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A study undertaken by the Kyoto University Primate Research Institute and Cal-tech showed that chimpanzees, our closest living relatives, are better than humans at strategy planning, among other traits. The study compared results of memory and strategy competitions between six chimpanzee contestants and human contestants, comprised of 16 undergraduate students in Kyoto, Japan and 12 people in Bossou, Guinea.
The researchers had the chimpanzees and humans play a within-species one-on-one strategy planning game called the Inspection Game, which decisively showed the chimpanzees more adept at strategy and with better short-term memory than their human counterparts. The game is played by two players back-to-back facing a computer screen choosing between two blue squares. The players in Guinea used bottle caps. Players are not allowed to communicate verbally or be informed of their opponents payoff. The player must simply choose the left or right square, and is rewarded when matching their opponents move. The player is also rewarded when the opponent mismatches a move.
The study aligns as predicted with equilibrium theory, or the Nash Equation. This theory was developed by John Forbes Nash Jr., the subject of the film A Beautiful Mind from 2001. The equilibrium theory in the context of the the study was when two of the chimpanzees were each playing at their maximum potential of strategy as relative to their opponent’s strategy, reaching an equilibrium point.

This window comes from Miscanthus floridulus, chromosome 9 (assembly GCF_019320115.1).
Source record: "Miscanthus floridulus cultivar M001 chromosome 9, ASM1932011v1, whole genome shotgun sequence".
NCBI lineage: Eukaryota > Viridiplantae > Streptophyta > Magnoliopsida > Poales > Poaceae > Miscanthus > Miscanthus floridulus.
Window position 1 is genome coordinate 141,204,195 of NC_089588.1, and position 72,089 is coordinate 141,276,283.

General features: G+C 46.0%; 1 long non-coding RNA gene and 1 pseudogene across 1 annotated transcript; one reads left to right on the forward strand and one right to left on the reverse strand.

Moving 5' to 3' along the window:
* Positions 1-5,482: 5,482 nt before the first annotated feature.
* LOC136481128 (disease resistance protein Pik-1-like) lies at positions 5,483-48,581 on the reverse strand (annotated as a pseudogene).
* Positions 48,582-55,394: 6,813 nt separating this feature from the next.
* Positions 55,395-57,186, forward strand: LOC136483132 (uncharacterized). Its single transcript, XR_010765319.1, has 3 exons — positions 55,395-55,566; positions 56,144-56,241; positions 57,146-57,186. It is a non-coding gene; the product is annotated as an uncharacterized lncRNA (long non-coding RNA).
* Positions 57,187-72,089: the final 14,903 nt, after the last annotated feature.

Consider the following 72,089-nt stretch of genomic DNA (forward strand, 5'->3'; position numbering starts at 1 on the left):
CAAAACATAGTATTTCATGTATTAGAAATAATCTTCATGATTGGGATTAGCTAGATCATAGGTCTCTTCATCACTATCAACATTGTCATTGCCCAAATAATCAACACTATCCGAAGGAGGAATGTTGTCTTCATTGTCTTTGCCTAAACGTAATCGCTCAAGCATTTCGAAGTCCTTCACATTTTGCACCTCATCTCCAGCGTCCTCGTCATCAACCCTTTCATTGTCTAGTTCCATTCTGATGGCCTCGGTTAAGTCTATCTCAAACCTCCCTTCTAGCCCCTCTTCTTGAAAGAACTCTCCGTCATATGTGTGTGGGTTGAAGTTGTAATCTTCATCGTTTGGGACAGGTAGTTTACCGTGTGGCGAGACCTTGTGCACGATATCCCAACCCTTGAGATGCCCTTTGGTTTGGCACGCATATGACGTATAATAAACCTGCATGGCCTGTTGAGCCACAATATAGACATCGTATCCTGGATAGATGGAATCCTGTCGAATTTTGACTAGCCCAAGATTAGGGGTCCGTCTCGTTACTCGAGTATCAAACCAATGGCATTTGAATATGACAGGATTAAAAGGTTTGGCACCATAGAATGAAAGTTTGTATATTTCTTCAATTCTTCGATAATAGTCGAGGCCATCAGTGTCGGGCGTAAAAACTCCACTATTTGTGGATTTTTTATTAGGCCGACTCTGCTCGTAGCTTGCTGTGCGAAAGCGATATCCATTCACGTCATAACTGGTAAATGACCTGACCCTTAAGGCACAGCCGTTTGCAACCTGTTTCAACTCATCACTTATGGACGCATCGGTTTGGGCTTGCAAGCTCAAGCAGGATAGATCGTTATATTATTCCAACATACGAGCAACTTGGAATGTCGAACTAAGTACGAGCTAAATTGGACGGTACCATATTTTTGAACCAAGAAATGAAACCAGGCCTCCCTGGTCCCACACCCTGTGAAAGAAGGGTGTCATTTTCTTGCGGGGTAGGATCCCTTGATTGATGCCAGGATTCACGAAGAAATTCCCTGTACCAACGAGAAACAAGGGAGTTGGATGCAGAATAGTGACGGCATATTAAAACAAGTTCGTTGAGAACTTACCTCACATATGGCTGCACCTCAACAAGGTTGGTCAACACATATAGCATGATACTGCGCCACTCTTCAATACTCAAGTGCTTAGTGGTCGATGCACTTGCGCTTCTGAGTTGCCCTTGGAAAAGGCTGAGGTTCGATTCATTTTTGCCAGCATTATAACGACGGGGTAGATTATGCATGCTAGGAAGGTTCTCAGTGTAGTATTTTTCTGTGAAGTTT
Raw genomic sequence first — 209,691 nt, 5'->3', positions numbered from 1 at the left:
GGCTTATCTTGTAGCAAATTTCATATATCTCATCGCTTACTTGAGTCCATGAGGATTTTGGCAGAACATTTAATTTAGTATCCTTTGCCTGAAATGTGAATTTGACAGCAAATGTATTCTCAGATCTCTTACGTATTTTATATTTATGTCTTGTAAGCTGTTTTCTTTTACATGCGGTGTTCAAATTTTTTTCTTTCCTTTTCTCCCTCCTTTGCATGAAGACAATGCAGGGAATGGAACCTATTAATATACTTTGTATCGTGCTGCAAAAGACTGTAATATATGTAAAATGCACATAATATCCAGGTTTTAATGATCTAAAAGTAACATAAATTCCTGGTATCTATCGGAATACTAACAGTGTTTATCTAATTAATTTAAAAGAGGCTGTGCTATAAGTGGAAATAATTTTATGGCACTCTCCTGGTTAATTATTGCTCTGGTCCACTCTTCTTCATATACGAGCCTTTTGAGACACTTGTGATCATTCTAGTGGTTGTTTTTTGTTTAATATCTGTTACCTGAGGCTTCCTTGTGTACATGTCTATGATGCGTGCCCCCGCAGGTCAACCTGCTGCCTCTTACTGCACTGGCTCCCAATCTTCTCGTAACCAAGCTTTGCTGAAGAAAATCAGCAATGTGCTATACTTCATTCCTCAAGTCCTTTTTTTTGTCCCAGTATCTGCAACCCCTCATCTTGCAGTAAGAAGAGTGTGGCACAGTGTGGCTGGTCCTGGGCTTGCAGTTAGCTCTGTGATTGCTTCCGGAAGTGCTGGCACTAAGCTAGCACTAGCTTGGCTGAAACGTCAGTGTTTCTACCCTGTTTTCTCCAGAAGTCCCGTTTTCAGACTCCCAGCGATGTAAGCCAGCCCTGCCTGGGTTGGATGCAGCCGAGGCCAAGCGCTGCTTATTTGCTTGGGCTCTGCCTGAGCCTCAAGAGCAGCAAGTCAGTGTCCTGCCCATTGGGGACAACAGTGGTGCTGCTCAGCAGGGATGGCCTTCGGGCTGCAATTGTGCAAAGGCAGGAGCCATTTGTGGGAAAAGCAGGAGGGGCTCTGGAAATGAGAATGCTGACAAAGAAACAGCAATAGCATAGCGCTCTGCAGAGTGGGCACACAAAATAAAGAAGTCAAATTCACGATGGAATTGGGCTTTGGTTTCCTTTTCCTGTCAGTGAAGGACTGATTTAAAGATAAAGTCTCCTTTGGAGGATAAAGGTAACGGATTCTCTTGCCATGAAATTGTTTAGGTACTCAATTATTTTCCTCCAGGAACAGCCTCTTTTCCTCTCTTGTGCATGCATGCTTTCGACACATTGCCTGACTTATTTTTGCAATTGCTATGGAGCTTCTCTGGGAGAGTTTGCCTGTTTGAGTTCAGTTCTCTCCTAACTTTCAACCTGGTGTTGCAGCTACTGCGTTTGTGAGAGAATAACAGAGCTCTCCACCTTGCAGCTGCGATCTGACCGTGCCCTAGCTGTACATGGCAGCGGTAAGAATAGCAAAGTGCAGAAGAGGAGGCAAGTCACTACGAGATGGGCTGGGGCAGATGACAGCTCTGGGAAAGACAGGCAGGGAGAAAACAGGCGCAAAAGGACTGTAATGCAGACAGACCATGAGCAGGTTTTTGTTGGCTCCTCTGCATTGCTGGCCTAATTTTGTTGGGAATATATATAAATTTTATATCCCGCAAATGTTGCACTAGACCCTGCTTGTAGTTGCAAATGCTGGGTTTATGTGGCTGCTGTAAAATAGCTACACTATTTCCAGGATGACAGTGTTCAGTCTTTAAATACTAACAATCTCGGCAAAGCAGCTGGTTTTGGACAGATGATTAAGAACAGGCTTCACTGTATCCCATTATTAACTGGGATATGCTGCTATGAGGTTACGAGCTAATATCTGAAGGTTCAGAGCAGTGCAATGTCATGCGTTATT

Part of why the chimpanzees were more successful, researchers believe, is previous research conducted by this study’s coauthor Tetsuro Matsuzawa that showed chimpanzees have superior short-term memory skills over humans. Their short-term memory superiority, along with visual acuity, increased competitive drive and pattern recognition is believed to be the primary reason chimpanzees outperformed their human counterparts. Said Colin Camerer of Cal-tech, “it seems like they’re keeping better track” in regards to previous choices made by their opponents.
The researchers speculate that the chimpanzees’ proclivity to such strategy and memory games is an evolutionary trade off with humans, the younger species. While humans became the more cooperative species, chimpanzees retained their competitive edge.
This trade-off is more formally known as the “cognitive trade off hypothesis,” which hypothesizes that as humans developed certain specialization such as language and categorization their capacities for basic skills such as pattern recognition and detailed perception were markedly reduced. The latter two skills are especially useful for tracking choices made by an opponent in competition, and were exemplified by the study’s chimpanzees who more often reached a point of Nash’s equilibrium than the human players.
The study did not simply stop at playing the Inspection Game. Researchers changed opponents and rewards, and the chimpanzees were better able to adapt than the human players during game play. Chimpanzees were given snacks as a reward for winning games.
The chimpanzees were decisively better than the two human samples in the study at winning the strategy planning games, reaching theoretical best-possible score as outlined by the Nash Equation. The two-option game, researchers said, is a yes-no, risk and reward situation which is found in the human world of business as well as the wild.
By Jesse Eells-Adams